Sun have been working in digital TV standardisation for several years. Several open standards such as MHEG-6 and the DAVIC standard had used Java in digital TV middleware, but none of these standards had used Java as the primary application model – Java was always treated as a way of adding more advanced scripting functionality to declarative technologies.
This had led to a complicated and clumsy application model, and so Sun felt that it was time to build a pure Java solution. The result of this was the JavaTV specification. Since DVB was working towards the same end, there was a lot of cross-talk between Sun and DVB, and many companies were involved in both specifications. MHP uses the application model from JavaTV as a central piece of the MHP specification, and all of the JavaTV APIs are included in MHP.
Given this overlap, why have a separate JavaTV specification at all? Well, MHP is specific to the DVB family of standards. JavaTV, on the other hand, is not. JavaTV describes a set of digital TV concepts such as accessing service information, selecting a new service, and loading files from a carousel rather than a normal filesystem, but it does so in a way that’s not tied to any digital TV standard. It’s possible to implement JavaTV on an ATSC system, on a DVB system or on an ARIB system – in fact, this is now happening with the spread of open standards such as MHP, OCAP, ACAP and ARIB B23.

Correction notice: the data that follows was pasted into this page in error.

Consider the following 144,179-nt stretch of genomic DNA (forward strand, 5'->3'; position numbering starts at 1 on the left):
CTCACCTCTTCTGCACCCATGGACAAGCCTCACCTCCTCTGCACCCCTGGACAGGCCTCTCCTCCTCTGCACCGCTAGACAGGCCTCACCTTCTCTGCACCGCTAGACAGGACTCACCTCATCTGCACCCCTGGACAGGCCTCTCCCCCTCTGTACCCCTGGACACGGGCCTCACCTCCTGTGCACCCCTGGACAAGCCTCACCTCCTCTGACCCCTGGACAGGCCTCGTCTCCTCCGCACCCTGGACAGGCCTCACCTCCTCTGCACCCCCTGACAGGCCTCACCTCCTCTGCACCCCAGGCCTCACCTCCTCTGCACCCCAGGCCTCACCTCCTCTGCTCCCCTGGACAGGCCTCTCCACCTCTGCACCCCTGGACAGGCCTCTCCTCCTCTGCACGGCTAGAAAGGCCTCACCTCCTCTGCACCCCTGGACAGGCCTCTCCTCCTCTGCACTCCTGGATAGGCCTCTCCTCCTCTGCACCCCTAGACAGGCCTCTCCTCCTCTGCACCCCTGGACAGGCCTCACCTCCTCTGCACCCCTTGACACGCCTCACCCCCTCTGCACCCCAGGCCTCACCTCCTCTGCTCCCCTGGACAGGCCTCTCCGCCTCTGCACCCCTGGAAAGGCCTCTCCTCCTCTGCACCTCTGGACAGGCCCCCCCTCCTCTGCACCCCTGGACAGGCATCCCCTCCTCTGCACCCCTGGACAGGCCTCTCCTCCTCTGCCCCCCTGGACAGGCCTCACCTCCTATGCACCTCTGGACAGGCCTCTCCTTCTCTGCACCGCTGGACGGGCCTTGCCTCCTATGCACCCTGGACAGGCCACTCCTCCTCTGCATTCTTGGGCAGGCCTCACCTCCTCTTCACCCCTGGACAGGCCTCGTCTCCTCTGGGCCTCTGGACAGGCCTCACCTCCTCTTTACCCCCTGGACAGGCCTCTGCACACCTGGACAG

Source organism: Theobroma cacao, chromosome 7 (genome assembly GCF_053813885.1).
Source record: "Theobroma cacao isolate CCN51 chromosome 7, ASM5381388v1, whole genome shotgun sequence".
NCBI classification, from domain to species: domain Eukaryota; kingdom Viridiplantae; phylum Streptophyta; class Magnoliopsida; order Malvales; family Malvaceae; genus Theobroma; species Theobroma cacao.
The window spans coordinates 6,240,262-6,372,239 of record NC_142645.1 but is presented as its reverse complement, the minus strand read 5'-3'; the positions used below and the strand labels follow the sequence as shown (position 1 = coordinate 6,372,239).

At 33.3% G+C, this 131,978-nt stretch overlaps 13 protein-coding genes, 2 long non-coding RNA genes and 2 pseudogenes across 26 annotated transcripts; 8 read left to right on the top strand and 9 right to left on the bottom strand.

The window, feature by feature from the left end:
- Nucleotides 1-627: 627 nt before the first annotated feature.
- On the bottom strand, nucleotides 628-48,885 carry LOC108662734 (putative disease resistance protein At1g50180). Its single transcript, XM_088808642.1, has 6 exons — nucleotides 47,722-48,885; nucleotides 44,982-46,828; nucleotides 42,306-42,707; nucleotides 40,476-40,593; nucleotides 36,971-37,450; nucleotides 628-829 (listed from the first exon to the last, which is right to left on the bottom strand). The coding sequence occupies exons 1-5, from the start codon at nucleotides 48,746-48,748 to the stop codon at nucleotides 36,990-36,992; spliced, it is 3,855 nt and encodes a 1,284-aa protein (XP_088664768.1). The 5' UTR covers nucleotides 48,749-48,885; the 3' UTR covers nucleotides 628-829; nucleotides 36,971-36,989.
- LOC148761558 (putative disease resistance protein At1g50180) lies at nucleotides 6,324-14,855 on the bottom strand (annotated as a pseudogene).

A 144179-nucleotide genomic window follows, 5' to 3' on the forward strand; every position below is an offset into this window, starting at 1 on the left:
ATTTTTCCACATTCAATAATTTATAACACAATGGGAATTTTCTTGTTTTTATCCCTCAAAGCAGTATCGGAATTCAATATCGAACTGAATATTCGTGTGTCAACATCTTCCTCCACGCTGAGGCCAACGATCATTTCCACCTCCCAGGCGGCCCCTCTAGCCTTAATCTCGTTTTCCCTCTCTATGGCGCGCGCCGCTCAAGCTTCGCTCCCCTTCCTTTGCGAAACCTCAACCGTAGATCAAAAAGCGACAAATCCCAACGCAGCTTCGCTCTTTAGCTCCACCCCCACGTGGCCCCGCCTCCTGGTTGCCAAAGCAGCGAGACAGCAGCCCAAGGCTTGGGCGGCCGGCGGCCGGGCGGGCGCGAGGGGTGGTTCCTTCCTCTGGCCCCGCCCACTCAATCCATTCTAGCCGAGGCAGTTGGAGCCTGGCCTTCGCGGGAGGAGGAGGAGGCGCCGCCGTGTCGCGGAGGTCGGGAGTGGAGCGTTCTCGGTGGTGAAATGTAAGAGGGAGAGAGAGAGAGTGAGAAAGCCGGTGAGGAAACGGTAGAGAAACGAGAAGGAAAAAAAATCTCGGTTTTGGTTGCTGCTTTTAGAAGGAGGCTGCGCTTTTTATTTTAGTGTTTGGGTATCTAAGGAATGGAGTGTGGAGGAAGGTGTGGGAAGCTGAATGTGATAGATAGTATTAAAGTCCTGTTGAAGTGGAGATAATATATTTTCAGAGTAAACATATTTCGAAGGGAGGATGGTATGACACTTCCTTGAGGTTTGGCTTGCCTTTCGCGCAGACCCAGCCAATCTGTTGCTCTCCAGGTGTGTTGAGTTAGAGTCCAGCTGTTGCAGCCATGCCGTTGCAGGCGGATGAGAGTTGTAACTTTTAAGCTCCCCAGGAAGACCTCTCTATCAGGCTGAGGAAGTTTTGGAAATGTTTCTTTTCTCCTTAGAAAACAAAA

While JavaTV describes many of the core concepts that are needed, it is not a complete specification of a digital TV platform. There are elements missing that must be defined before JavaTV can be used in the real world (e.g. JavaTV says nothing about what underlying Java platform is in use), and so JavaTV is used more as a component of other standards than as a middleware platform in its own right. For this reason, it may appear that learning JavaTV development is less useful than learning OCAP or MHP development.
Since it forms a common core for other standards, though, learning to develop JavaTV applications can be very valuable when it comes to improving portability: using the JavaTV APIs can help reduce the number of places where your application must be modified, and can help you to avoid making any platform-specific assumptions about your code.
This tutorial is designed for people who already have a knowledge of Java and of the basics of digital TV. If you’re not sure that your digital TV knowledge is suitable for this tutorial, please take a few moments to review the introduction to digital TV elsewhere on this site.